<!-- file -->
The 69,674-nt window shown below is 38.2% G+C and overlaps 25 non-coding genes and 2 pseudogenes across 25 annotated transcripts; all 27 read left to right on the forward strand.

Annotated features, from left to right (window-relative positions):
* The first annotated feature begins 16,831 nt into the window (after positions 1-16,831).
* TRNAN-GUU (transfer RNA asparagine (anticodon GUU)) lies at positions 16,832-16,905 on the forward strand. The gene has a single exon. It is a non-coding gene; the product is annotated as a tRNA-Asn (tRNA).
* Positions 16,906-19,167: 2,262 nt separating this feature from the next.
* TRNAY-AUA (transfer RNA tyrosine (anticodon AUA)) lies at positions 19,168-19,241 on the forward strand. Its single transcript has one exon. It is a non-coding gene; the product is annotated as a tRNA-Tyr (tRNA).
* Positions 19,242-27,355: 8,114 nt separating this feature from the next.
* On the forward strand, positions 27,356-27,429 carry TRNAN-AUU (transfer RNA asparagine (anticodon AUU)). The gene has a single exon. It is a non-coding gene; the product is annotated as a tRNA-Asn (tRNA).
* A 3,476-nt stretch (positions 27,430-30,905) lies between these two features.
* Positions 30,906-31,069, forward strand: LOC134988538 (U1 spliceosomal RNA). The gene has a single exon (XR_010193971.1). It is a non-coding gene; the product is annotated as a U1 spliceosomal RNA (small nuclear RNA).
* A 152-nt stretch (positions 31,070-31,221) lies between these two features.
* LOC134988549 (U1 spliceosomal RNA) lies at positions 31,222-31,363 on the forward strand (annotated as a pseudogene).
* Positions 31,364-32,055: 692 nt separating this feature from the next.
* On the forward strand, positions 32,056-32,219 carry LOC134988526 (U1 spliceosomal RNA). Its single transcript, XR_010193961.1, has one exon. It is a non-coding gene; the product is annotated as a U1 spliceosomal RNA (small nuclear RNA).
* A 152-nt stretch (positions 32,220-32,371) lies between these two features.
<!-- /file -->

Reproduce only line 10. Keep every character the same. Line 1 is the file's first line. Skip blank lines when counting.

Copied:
* Positions 30,906-31,069, forward strand: LOC134988538 (U1 spliceosomal RNA). The gene has a single exon (XR_010193971.1). It is a non-coding gene; the product is annotated as a U1 spliceosomal RNA (small nuclear RNA).